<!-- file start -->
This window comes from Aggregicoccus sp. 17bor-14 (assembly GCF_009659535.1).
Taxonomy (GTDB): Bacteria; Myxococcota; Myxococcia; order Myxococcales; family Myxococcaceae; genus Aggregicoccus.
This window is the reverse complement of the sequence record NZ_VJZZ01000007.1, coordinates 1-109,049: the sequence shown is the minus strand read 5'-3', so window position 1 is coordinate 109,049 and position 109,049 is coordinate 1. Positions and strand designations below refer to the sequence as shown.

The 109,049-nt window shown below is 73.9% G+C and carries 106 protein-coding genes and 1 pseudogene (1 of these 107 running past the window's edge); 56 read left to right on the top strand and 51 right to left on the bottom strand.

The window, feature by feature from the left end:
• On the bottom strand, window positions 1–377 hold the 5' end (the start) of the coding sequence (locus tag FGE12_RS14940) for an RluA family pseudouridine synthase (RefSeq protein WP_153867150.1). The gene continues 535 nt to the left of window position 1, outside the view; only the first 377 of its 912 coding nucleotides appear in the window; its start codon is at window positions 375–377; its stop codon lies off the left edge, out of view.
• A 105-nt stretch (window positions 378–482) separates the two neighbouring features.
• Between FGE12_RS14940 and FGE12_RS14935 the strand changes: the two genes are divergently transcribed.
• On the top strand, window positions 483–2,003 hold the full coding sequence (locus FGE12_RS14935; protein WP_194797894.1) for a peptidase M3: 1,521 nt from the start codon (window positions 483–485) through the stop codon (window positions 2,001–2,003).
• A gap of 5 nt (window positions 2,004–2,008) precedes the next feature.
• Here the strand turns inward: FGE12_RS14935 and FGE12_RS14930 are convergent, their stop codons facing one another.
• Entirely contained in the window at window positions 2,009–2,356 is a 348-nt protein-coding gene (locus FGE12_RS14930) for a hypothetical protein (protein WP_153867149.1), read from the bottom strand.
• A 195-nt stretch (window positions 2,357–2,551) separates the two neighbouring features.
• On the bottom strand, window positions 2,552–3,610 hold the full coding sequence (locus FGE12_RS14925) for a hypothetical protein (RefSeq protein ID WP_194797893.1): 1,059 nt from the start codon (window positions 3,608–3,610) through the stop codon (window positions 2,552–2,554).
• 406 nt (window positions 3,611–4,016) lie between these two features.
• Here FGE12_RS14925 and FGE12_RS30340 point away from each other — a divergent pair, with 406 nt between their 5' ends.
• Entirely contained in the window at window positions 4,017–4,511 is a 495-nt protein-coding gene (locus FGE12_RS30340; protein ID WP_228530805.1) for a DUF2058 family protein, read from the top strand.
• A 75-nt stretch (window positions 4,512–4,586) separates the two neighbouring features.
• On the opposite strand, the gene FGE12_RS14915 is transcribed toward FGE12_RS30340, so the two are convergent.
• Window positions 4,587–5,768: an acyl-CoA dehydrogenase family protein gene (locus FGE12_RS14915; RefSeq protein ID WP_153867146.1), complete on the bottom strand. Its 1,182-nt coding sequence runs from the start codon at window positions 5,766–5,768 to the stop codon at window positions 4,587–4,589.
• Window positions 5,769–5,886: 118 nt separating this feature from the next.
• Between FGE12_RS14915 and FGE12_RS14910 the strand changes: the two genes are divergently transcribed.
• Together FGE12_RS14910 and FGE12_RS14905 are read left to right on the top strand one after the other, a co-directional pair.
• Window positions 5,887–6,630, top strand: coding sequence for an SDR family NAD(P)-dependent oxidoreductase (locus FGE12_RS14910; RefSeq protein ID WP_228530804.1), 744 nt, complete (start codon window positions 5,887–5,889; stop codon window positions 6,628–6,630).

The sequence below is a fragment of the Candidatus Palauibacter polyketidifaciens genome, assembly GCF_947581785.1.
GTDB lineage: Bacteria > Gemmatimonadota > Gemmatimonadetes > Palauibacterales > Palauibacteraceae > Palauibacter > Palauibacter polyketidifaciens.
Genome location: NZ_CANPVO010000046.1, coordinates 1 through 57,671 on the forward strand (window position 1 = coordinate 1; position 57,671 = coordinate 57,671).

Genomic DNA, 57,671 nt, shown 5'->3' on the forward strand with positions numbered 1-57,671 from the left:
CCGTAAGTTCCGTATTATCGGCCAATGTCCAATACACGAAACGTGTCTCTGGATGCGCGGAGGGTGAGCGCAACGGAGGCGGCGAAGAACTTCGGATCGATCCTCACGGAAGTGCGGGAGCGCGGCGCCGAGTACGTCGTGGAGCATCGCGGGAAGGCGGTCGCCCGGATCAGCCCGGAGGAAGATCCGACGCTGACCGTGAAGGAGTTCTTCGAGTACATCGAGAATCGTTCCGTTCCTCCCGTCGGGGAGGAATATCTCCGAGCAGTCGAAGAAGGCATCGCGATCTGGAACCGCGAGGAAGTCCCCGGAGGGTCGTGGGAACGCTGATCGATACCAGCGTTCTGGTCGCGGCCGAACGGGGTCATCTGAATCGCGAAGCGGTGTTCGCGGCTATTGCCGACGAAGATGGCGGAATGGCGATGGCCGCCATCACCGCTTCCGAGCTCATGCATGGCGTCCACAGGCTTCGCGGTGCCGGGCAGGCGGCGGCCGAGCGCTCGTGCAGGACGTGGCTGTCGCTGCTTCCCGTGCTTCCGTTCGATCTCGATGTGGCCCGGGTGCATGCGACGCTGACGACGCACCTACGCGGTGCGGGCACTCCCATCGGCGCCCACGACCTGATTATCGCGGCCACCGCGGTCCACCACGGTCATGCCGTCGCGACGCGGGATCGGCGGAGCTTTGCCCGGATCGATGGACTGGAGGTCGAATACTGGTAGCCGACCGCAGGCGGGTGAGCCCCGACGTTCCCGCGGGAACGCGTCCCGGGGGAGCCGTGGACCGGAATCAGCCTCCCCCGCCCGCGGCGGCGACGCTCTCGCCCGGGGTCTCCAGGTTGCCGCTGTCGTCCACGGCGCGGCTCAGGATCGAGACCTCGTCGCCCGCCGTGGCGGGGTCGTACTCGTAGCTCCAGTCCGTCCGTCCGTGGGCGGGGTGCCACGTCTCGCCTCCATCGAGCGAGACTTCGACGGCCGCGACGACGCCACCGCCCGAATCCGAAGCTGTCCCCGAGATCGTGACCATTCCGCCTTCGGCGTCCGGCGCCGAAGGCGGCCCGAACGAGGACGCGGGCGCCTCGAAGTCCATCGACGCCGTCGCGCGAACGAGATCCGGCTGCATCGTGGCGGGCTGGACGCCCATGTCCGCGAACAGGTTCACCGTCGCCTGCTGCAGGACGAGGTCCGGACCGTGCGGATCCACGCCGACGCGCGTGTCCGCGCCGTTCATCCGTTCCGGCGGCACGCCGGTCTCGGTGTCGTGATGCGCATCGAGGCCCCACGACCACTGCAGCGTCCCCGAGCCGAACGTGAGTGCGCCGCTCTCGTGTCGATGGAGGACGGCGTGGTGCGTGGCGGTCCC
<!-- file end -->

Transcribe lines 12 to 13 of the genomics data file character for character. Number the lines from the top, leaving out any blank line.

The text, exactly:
• Entirely contained in the window at window positions 2,009–2,356 is a 348-nt protein-coding gene (locus FGE12_RS14930) for a hypothetical protein (protein WP_153867149.1), read from the bottom strand.
• A 195-nt stretch (window positions 2,357–2,551) separates the two neighbouring features.